Hike of the Week: Juan de Fuca Trail

Hike of the Week: Juan de Fuca Trail

This weekly series aims to inspire you to go out there and experience amazing backpacking locations in person. Simply looking at them on your phone or monitor is not enough. Feel the wind, breathe the air and bask in the sun.

Our hike this week is the popular and gorgeous Juan de Fuca Trail on Canada’s Vancouver Island.

Why this Hike?

This multi-day hike takes us along the beaches and lush rainforest of the southwest coast of Vancouver Island. It’s the little sister to the highly popular West Coast Trail (covered in this article).

  • Total distance is 46.5 miles
  • 4 days are recommended to complete this hike
  • The trail is popular, make sure to start your day early so that you could get to the campgrounds first.
  • You may have the chance to see sea lions, bald eagles, herons and other uncommon wildlife.

Take note of these factors before starting your adventure:

  • The trail is rugged and uneven which at times could make hiking very challenging.
  • Parts of the trail may be steep and you will need to cross creeks.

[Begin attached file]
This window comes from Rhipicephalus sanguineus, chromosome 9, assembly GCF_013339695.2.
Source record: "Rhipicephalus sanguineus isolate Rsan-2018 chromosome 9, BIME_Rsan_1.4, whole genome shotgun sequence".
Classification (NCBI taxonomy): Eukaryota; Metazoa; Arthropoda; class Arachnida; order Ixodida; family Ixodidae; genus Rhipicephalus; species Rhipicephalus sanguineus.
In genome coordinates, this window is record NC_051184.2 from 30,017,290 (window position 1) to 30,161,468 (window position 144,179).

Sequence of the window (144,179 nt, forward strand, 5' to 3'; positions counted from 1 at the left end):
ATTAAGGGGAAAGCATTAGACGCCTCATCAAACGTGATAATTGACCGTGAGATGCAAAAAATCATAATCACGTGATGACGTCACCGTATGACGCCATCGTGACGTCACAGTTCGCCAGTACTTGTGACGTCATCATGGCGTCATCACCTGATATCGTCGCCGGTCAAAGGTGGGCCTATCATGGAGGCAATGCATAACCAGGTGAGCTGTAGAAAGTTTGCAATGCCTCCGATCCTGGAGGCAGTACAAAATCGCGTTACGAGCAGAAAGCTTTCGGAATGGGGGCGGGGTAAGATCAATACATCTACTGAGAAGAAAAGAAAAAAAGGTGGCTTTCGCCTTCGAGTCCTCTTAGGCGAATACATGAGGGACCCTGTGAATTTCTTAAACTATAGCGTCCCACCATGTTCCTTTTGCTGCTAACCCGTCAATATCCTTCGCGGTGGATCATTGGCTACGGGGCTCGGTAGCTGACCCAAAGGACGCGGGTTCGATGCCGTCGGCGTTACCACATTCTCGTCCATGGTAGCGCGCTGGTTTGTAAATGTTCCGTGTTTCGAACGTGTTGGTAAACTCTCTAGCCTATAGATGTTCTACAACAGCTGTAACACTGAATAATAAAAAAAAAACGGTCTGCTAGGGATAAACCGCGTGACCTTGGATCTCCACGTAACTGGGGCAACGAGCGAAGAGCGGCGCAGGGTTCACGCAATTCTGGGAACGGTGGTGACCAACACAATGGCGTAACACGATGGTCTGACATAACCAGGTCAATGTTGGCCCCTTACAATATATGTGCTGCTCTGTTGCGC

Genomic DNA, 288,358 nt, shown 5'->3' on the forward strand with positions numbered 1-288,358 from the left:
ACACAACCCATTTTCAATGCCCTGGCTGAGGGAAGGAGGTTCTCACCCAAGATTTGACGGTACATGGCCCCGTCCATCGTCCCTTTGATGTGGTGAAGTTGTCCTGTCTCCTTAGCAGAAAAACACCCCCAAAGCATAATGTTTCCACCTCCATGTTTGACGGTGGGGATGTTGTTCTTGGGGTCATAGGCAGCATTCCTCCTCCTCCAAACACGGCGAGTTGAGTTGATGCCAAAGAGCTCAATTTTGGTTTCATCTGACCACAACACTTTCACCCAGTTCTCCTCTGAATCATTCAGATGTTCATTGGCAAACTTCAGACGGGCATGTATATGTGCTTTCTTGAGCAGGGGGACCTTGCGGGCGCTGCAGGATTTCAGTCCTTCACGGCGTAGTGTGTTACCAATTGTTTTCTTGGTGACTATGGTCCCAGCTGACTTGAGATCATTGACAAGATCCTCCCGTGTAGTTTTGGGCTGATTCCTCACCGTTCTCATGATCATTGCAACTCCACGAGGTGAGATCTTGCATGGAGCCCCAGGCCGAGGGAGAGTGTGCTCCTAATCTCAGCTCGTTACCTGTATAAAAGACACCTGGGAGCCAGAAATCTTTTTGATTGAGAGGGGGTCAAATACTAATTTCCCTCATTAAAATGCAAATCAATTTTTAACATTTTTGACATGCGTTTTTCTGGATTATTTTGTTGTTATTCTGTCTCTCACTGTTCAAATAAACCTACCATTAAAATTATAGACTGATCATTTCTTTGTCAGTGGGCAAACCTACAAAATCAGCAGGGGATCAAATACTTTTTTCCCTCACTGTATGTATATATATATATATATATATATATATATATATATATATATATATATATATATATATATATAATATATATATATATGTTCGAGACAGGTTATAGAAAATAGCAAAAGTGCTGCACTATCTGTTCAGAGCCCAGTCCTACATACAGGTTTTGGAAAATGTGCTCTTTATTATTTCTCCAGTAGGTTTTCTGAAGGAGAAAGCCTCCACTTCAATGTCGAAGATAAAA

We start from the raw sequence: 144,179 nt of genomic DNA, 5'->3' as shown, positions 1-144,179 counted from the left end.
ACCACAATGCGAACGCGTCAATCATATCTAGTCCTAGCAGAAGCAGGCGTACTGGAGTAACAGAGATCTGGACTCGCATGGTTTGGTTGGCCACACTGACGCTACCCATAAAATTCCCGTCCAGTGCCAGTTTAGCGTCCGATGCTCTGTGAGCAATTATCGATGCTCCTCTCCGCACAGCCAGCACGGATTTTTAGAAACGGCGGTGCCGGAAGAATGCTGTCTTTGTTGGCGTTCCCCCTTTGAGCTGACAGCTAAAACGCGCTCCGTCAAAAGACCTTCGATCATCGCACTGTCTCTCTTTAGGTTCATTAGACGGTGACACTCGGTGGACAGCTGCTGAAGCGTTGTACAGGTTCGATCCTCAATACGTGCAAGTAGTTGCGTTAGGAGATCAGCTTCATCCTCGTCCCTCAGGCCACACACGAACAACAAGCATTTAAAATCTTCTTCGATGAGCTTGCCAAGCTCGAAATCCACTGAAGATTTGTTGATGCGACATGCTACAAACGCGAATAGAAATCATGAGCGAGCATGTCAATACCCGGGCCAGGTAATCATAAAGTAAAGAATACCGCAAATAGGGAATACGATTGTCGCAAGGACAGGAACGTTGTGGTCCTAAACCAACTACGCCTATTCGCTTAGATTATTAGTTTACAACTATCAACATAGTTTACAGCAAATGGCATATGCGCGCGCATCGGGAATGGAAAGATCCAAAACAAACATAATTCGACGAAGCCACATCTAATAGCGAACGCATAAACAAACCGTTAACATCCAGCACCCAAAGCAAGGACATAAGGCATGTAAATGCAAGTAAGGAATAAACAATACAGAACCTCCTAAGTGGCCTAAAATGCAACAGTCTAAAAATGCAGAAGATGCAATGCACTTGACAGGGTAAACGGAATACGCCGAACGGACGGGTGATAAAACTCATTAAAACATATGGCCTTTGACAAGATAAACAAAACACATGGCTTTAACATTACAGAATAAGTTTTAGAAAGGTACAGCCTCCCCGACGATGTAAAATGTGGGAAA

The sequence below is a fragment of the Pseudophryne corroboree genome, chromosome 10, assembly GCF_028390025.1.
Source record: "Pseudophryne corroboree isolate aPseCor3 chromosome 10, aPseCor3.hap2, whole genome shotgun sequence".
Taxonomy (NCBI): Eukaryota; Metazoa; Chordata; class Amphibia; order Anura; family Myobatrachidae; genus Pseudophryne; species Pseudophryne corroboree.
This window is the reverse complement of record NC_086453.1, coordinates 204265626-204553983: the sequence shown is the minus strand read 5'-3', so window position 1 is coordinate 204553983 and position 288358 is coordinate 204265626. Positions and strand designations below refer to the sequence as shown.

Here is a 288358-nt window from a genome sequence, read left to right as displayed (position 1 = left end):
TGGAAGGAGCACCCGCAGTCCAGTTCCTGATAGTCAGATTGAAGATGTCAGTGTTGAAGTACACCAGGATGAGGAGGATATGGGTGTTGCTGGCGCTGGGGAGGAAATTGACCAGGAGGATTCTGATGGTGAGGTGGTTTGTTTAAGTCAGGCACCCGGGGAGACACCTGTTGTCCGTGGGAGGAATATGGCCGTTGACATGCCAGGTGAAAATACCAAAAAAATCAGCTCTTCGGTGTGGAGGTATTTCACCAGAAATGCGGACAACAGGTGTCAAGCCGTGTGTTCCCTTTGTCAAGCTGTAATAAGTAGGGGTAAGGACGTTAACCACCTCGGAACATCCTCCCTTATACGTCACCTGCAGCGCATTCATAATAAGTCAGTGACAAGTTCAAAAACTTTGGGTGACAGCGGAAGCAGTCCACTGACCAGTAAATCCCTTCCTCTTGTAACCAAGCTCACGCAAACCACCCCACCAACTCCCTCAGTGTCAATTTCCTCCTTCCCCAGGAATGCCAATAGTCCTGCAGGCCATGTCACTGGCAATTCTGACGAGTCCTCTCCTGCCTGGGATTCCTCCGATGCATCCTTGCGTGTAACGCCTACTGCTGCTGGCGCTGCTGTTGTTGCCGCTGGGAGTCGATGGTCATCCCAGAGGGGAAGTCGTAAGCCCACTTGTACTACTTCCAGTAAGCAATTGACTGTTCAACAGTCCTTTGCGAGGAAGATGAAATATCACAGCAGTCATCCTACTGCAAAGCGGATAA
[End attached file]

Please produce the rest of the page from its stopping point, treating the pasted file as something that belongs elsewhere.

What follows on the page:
• Weather conditions could cause damage to the trails, making navigation more difficult.
  • Expect sudden rains with cold weather.
  • Campfires are not allowed.
  • Bears inhabit the area so be careful. 

How do I get there?

We recommending starting the hike at China Beach Campground. The area is accessed via a bus service from Victoria, B.C. or private car. If you want to travel by bus, you’ll need to book it through West Coast Trail Express. They have an option of booking the return fare as well and they will store your excess luggage until you are done with your hike. If driving to the trail, it is accessible via Highway 14. There are several trailheads along the hike which gives you the option of hiking the trail in segments rather than the entire trail (or bailing early due to bad weather or injury). All trailheads have parking areas. Just make sure not to leave any valuables in your vehicles.

If you have the luxury of multiple cars, we suggest heading first to Botanical Beach. Leave one vehicle there and then head off to China Beach. This way you could use the car from Botanical beach to go back to China Beach.


Here’s a map of our recommended route:

  • Day 1: China Beach to Bear Beach ( 9 km )
  • Day 2: Bear Beach to Chin Beach ( 21 km )
  • Day 3: Chin Beach to Payzant Creek ( 40 km )
  • Day 4: Payzant Creek to Botanical Beach ( 47 km )

The beach campsites are found at Sombrio Beach East, Chin Beach, Bear Beach, Mystic Beach and Sombrio Beach.

Trail Description

We start off our hike from the China Beach trailhead. You will find some necessary amenities here like drinking water so make sure to fill up your containers for the hike. Pit toilets are also available at this site so make the most of it. The trail is open all year and there are no fees for day hikes so expect that there will be a lot of people here.